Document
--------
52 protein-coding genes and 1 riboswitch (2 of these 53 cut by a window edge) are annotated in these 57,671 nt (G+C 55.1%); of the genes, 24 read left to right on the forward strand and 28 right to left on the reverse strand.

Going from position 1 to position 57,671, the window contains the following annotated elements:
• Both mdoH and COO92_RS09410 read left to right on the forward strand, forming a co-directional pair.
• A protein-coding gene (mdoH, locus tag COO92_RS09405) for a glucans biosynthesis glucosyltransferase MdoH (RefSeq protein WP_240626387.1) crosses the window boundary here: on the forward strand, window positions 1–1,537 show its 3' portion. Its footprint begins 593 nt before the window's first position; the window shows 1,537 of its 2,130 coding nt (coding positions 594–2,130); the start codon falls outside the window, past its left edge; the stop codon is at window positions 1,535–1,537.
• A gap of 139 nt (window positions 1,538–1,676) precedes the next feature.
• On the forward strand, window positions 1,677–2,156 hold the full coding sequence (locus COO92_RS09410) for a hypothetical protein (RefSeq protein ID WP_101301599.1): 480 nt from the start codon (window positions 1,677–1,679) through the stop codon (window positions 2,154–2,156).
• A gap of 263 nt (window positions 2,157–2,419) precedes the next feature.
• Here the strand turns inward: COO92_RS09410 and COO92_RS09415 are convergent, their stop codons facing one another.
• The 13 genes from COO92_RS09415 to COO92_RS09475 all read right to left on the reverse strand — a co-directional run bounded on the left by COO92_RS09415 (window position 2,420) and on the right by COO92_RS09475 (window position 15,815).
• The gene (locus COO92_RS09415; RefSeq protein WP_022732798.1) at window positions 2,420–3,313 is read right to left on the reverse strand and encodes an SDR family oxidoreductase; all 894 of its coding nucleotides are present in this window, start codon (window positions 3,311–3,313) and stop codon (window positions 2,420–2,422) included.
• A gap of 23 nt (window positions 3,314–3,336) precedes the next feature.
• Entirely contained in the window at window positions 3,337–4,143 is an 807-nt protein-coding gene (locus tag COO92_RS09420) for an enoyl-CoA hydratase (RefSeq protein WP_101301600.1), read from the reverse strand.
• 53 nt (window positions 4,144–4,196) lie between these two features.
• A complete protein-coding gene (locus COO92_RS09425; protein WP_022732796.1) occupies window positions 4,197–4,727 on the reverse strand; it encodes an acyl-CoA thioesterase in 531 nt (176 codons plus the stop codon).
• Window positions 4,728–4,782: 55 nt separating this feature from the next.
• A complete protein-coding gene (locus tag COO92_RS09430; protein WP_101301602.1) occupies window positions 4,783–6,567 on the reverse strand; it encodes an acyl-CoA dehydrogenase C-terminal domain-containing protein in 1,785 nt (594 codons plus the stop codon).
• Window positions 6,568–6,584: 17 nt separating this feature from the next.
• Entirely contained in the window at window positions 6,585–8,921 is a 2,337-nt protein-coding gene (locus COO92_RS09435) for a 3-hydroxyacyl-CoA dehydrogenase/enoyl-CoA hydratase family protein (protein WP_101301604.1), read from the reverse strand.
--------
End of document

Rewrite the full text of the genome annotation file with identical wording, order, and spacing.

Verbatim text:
52 protein-coding genes and 1 riboswitch (2 of these 53 cut by a window edge) are annotated in these 57,671 nt (G+C 55.1%); of the genes, 24 read left to right on the forward strand and 28 right to left on the reverse strand.

Going from position 1 to position 57,671, the window contains the following annotated elements:
• Both mdoH and COO92_RS09410 read left to right on the forward strand, forming a co-directional pair.
• A protein-coding gene (mdoH, locus tag COO92_RS09405) for a glucans biosynthesis glucosyltransferase MdoH (RefSeq protein WP_240626387.1) crosses the window boundary here: on the forward strand, window positions 1–1,537 show its 3' portion. Its footprint begins 593 nt before the window's first position; the window shows 1,537 of its 2,130 coding nt (coding positions 594–2,130); the start codon falls outside the window, past its left edge; the stop codon is at window positions 1,535–1,537.
• A gap of 139 nt (window positions 1,538–1,676) precedes the next feature.
• On the forward strand, window positions 1,677–2,156 hold the full coding sequence (locus COO92_RS09410) for a hypothetical protein (RefSeq protein ID WP_101301599.1): 480 nt from the start codon (window positions 1,677–1,679) through the stop codon (window positions 2,154–2,156).
• A gap of 263 nt (window positions 2,157–2,419) precedes the next feature.
• Here the strand turns inward: COO92_RS09410 and COO92_RS09415 are convergent, their stop codons facing one another.
• The 13 genes from COO92_RS09415 to COO92_RS09475 all read right to left on the reverse strand — a co-directional run bounded on the left by COO92_RS09415 (window position 2,420) and on the right by COO92_RS09475 (window position 15,815).
• The gene (locus COO92_RS09415; RefSeq protein WP_022732798.1) at window positions 2,420–3,313 is read right to left on the reverse strand and encodes an SDR family oxidoreductase; all 894 of its coding nucleotides are present in this window, start codon (window positions 3,311–3,313) and stop codon (window positions 2,420–2,422) included.
• A gap of 23 nt (window positions 3,314–3,336) precedes the next feature.
• Entirely contained in the window at window positions 3,337–4,143 is an 807-nt protein-coding gene (locus tag COO92_RS09420) for an enoyl-CoA hydratase (RefSeq protein WP_101301600.1), read from the reverse strand.
• 53 nt (window positions 4,144–4,196) lie between these two features.
• A complete protein-coding gene (locus COO92_RS09425; protein WP_022732796.1) occupies window positions 4,197–4,727 on the reverse strand; it encodes an acyl-CoA thioesterase in 531 nt (176 codons plus the stop codon).
• Window positions 4,728–4,782: 55 nt separating this feature from the next.
• A complete protein-coding gene (locus tag COO92_RS09430; protein WP_101301602.1) occupies window positions 4,783–6,567 on the reverse strand; it encodes an acyl-CoA dehydrogenase C-terminal domain-containing protein in 1,785 nt (594 codons plus the stop codon).
• Window positions 6,568–6,584: 17 nt separating this feature from the next.
• Entirely contained in the window at window positions 6,585–8,921 is a 2,337-nt protein-coding gene (locus COO92_RS09435) for a 3-hydroxyacyl-CoA dehydrogenase/enoyl-CoA hydratase family protein (protein WP_101301604.1), read from the reverse strand.